Replies: @mikemikev, @res

    I can’t figure out whether you truly don’t understand what I am saying or are simply being disingenuous. In either case, going further with this is clearly a waste of time. I have made my points and you have not refuted them.

    • Replies: @Oliver D. Smith
    @res

    Do you accept geographical distance globally explains ~70-80% of genetic variation between populations? This has been consistently demonstrated in many studies.


    Human genetic variation is mainly clinal. Several groups have confirmed that the genetic differentiation between pairs of populations correlates exceptionally well with the geographic distance separating them (e.g. Refs [10,11,13,17,18]). Relethford [17] demonstrated a remarkably strong pattern of isolation by distance when correlating geographic distance.
     

    Figure 1. Human genetic variation is mainly clinal. (a) Pairwise genetic distance (FST) between populations in the HGDP-CEPH cell line panel is plotted against pairwise geographic distance. There is a strong, positive, linear relationship between genetic differentiation and geographic distance between populations, which is consistent with IBD. 77% of the variance [r2 = 0.7679] can be explained by geographic distance between populations
     
    - Handley LJL, Manica A, Goudet J, Balloux F. Going the distance: human population genetics in a clinal world. Trends Genet 23: 432-439

    Even the Rosenberg et al study calculates 69%:


    linear regression on geographic distance for the points in Figure 6 has R2 =0.690.
     
    Now go take a look at these same studies and see what they calculate the barriers you mention... quote from Maglo (2016) discussing the infamous Rosenberg study:

    This equation suggests that the Sahara, Himalayas and oceans introduce genetic discontinuities between pairs of populations on the opposite side (R2 = 0.0153).
     
    https://www.ncbi.nlm.nih.gov/pmc/articles/PMC4756148/

    1.53% (!)

    Of course I dispute this figure based on sparse population sampling - I think it is zero. But do you realise your own position is saying only ~2% of genetic variation is caused by geographical barriers? It's pretty much trivial but you base your racialist view on this.

  150. @Oliver D. Smith
    @mikemikev

    No need to project again Michael. I'm not the deranged person currently under police investigation for sending the geneticist Adam Rutherford 5000+ tweets of abuse.

    https://trollpedia.miraheze.org/wiki/Michael_Coombs

    https://twitter.com/AdamRutherford/status/1347178416446066690

    Replies: @res

    Rutherford clearly shows his expertise in arguing with racists there. Pretty funny that he literally wrote a book on the topic. I guess he forgot to write up the part where if you can’t refute their arguments you call the police.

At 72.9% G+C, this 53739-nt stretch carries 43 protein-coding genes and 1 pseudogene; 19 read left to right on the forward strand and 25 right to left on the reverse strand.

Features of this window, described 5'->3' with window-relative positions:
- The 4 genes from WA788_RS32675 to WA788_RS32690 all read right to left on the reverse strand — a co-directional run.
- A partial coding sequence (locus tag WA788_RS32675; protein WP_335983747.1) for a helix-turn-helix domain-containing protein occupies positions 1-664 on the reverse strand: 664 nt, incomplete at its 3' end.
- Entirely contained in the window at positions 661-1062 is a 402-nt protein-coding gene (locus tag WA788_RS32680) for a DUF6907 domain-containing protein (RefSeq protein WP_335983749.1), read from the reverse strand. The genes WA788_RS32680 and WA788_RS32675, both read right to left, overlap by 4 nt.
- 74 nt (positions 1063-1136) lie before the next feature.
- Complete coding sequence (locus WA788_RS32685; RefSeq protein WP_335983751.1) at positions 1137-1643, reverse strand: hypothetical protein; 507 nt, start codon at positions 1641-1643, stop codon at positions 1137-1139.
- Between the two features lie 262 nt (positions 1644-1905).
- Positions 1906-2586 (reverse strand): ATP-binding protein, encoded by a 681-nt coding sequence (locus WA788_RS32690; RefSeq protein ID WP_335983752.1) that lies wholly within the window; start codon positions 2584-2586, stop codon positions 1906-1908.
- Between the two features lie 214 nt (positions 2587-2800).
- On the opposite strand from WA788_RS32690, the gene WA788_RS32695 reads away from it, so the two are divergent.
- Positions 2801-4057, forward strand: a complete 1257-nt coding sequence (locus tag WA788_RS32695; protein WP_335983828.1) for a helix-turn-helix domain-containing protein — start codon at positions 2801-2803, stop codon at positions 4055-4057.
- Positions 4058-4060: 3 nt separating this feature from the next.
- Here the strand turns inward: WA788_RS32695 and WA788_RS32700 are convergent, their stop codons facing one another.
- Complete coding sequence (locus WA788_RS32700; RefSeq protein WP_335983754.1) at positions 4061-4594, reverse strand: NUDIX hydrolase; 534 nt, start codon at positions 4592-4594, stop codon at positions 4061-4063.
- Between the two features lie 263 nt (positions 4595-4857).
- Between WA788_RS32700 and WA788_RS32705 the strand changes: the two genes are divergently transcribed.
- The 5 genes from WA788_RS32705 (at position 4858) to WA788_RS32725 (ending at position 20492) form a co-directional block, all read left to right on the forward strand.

But what is really fun here is that Felicity is making the same point that I am and you don’t seem to realize it. LOL!

    • Replies: @Oliver D. Smith
    @res

    Debate is one thing, but sending someone 5000+ messages of abuse is another. Mikemikev also did that on over a dozen different Twitter accounts (all suspended) when Rutherford repeatedly told him to stop messaging him, as well as spammed abuse in Rutherford's livestreams, plus created fake accounts in Rutherford's name on various websites. That's undeniably harassment. Btw, if Mikemikev did nothing wrong why is he lying about not being Felicity? He knows he has broken laws with the harassment and is fearful of the legal consequences, so won't admit in writing he's Michael Coombs.

    Plenty of evidence though Mikemikev/Michael Coombs is Felicity-
    https://trollpedia.miraheze.org/wiki/Michael_Coombs/Felicit52636930
    https://trollpedia.miraheze.org/wiki/Michael_Coombs#Adam_Rutherford

    Seriously, are you really defending this? Click the video. Mikemikev literally spends 24/7 online harassing Rutherford on social media, look at the extent of the abusive tweets.
    https://twitter.com/AdamRutherford/status/1346441961968988169

  151. Oliver D. Smith says:
    @res
    @Oliver D. Smith

    Rutherford clearly shows his expertise in arguing with racists there. Pretty funny that he literally wrote a book on the topic. I guess he forgot to write up the part where if you can't refute their arguments you call the police.

    But what is really fun here is that Felicity is making the same point that I am and you don't seem to realize it. LOL!

    Replies: @Oliver D. Smith

    Debate is one thing, but sending someone 5000+ messages of abuse is another. Mikemikev also did that on over a dozen different Twitter accounts (all suspended) when Rutherford repeatedly told him to stop messaging him, as well as spammed abuse in Rutherford’s livestreams, plus created fake accounts in Rutherford’s name on various websites. That’s undeniably harassment. Btw, if Mikemikev did nothing wrong why is he lying about not being Felicity? He knows he has broken laws with the harassment and is fearful of the legal consequences, so won’t admit in writing he’s Michael Coombs.

    Plenty of evidence though Mikemikev/Michael Coombs is Felicity-
    https://trollpedia.miraheze.org/wiki/Michael_Coombs/Felicit52636930
    https://trollpedia.miraheze.org/wiki/Michael_Coombs#Adam_Rutherford

    Seriously, are you really defending this? Click the video. Mikemikev literally spends 24/7 online harassing Rutherford on social media, look at the extent of the abusive tweets.

  152. Oliver D. Smith says:
    @res
    @Oliver D. Smith

    I can't figure out whether you truly don't understand what I am saying or are simply being disingenuous. In either case, going further with this is clearly a waste of time. I have made my points and you have not refuted them.

    Replies: @Oliver D. Smith